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Dispatch from the Mall: 50 Years After the March on Washington

It was all about the line—the line and the heat. The line was more of a mass, a crowd stretching thick and far from the security gates, where mounted officers patrolled. Everyone was waiting, inching forward, sweating.

They were on their way to celebrate the 50th anniversary of the March on Washington, an event that has come to stand for the whole of the civil rights movement. But for now, all the talk was about the line, or else the heat. 

"It's the little things!" someone cries when the line advances, as a mass, by half a step, the biggest advance of the last quarter hour. 

A few yards in front of him, two women talk about the suited man to their left, how hot he must be. It's the most Washingtonian sort of summer heat, the kind that comes with gray skies and deceptively low thermometer readings, but weighs far more oppressively than the sun and turns the air to sweat. 

Before the line there were protestors, people who don't bother to crawl with everyone else but want to be sure they are heard. They're talking about Syria ("this president is loathe to admit he has blood on his hands!") and Trayvon Martin. Most people walk right past them. Near the Washington Monument, a recording of Martin Luther King's speech from 50 years ago blares. They walk past that, too. A few people buy commemorative t-shirts, maybe a bottle of water. 

Police officers, DDOT officers, and secret service officers field questions. Most of their answers sound the same: Yes, you have to wait in the line. There's no way around it. Almost all the officers are black—a definitive change from 50 years ago.

A young woman in a shiny blue dress follows an officer with a bicycle out of the line. He assures her that there's free medical care at 17th street if she needs it. "You didn't actually black out, did you?" her friend asks. She did. 

Two students in Howard University shirts play a game: one flips her hands, tries to catch her friend before he can pull his away. A toddler progresses from smiles to playing with an acorn to tears. 

Someone tries to cut the line. Some people say nothing. One woman stops the line-jumper. She looks bashful, but not too much, and she stops advancing through the crowd.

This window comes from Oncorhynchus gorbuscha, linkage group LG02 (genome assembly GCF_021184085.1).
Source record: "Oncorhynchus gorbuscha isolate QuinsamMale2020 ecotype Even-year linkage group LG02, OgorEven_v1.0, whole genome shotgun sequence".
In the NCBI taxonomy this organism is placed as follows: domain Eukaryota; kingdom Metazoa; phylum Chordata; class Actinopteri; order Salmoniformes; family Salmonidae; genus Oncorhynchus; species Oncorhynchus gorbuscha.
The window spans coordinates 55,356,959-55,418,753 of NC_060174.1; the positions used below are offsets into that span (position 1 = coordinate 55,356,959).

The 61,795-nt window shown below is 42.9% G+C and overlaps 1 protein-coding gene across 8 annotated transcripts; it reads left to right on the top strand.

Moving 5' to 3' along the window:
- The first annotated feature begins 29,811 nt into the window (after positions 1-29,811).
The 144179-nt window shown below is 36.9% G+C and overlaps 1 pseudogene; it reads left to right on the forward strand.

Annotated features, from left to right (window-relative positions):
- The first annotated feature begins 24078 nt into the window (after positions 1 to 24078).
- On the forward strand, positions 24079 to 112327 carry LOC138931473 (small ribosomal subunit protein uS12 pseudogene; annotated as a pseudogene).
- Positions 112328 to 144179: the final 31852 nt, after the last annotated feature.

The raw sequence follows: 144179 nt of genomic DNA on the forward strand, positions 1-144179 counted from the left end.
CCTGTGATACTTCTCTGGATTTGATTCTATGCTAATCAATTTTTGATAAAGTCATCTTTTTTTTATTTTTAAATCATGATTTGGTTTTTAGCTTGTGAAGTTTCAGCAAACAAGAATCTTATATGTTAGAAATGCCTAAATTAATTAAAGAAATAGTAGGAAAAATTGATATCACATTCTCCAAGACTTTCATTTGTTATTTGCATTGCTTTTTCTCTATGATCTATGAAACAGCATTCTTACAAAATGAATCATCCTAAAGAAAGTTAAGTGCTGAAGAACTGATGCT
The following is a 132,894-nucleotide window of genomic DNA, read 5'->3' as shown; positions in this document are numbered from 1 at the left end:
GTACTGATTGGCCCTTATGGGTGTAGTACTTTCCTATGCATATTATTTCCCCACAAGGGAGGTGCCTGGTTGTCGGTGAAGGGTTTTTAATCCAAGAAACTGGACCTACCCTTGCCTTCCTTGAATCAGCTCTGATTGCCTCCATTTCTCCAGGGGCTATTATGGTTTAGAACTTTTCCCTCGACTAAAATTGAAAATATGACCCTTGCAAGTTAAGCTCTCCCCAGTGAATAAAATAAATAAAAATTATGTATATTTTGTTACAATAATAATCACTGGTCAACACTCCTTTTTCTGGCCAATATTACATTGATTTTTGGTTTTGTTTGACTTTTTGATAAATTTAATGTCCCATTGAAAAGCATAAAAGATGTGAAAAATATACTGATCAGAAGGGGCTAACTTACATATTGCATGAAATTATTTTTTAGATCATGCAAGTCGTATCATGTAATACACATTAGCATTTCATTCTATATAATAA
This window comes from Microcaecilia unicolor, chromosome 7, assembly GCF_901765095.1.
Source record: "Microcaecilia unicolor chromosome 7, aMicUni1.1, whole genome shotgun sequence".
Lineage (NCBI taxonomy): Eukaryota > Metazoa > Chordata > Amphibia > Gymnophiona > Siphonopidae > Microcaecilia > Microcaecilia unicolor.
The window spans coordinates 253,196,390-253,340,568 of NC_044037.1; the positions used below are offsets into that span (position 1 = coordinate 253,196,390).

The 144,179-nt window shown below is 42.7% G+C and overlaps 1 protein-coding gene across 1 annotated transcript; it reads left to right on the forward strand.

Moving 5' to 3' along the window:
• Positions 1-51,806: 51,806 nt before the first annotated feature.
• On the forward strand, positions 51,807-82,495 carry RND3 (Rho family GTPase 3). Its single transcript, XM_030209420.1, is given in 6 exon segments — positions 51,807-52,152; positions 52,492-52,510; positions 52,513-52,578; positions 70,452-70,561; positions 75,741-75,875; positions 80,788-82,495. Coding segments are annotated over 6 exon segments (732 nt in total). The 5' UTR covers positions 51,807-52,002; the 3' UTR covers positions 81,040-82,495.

Because the line is not a line, some people move faster than others. You get used to the faces around you, reencounter some after time apart, jump away from others when another path looks quicker. 

Everyone is taking pictures; it's not clear of what. 

"Yeah, well, they need water and I'm not buying it," a stern white woman says to no one in particular as she weaves her way out of the crowd, bailing just yards before the end, two perplexed middle school kids in tow. 

Professionals in suits have Bluetooths in their ears. One talks about her new job. Every four years, I take a year off, she says. To re-center herself, stay sane, not work. Not wait in lines. 

At the front, they go through security. Most of them know the drill by now, watches off, phones out of pockets, hold your arms up for the wand. No water bottles allowed through. 

"We made it through!" a man says once they are free. His two young children repeat him, in turn: "we made it through!"

They made it through to get to a ceremony featuring a litany of speakers, each with his own progressive cause. Most of the crowd is unresponsive to those speeches. That's not what they waited in line for, what they took pictures for, or what they bought commemorative shirts for. They waited in line so they could look back on the people who did more than wait, and who created a world in which they were free to wait.